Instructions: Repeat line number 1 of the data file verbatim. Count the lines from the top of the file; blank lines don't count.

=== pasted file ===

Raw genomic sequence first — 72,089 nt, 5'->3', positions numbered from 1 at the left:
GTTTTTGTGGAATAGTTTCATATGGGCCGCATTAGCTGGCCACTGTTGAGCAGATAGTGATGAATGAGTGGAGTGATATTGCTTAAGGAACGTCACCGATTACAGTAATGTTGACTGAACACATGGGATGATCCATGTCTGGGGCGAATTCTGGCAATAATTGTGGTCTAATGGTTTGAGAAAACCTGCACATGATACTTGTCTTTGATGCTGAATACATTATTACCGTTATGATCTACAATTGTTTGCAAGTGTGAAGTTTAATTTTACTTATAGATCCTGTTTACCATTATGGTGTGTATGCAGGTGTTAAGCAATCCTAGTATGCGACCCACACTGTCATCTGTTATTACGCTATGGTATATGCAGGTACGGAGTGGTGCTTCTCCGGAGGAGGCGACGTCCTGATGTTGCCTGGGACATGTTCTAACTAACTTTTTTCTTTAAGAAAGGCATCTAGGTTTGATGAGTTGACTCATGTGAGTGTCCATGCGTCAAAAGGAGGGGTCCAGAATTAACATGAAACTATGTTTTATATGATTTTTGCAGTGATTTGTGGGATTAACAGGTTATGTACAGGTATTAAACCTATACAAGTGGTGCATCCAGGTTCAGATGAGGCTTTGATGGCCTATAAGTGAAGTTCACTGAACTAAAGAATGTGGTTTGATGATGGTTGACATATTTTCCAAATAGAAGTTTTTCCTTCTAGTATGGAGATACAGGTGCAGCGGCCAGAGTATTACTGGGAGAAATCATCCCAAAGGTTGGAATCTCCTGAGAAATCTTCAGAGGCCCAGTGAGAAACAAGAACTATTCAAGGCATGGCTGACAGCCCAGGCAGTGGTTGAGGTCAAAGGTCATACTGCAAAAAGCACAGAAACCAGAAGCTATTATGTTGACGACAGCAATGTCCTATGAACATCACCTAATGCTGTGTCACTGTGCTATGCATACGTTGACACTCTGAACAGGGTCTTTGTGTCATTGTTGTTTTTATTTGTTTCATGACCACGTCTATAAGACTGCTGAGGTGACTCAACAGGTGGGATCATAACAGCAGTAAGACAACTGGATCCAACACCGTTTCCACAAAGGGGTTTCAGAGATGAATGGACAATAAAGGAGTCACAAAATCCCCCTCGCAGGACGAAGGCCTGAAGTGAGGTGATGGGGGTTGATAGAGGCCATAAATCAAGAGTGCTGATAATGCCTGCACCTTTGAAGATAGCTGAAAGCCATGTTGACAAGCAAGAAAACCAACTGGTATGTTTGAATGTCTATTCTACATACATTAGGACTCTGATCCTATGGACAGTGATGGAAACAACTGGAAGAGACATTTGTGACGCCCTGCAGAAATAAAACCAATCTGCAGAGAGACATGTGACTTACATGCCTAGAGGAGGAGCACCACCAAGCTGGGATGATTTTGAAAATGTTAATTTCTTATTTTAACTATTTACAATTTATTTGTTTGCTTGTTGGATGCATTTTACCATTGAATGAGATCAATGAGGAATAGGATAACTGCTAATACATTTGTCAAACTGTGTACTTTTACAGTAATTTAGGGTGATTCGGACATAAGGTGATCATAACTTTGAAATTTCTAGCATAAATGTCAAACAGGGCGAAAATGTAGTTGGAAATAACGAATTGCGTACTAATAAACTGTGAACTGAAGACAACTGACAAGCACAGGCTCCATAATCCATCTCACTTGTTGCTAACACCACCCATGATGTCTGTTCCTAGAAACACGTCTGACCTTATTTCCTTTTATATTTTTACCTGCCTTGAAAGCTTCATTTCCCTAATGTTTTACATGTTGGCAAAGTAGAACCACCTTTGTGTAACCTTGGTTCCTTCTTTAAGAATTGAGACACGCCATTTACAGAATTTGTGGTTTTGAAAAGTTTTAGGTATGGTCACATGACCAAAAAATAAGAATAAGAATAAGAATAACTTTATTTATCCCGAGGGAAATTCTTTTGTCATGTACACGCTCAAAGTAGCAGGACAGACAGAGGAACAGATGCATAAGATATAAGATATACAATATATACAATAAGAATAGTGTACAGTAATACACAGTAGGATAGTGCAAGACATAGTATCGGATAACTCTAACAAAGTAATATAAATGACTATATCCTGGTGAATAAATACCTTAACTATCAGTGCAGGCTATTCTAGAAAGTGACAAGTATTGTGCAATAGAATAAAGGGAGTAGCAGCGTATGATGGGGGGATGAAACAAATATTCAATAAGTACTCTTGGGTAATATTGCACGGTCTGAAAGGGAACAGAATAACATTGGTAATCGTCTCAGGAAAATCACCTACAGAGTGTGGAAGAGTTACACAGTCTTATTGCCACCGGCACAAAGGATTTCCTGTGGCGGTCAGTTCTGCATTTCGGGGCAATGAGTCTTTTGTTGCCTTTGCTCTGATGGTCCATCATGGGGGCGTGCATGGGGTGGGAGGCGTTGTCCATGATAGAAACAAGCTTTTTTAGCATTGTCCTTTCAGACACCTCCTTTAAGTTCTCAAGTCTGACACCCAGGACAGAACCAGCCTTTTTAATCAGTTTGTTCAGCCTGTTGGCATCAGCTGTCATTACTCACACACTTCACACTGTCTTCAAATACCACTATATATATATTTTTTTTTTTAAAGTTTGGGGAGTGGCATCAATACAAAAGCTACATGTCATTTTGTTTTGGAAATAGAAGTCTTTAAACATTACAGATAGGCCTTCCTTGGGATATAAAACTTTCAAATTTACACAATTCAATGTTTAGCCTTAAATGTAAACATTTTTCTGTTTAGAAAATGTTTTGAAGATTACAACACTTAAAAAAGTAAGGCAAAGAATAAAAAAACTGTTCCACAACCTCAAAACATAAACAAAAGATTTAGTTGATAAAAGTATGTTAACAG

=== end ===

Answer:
Raw genomic sequence first — 72,089 nt, 5'->3', positions numbered from 1 at the left: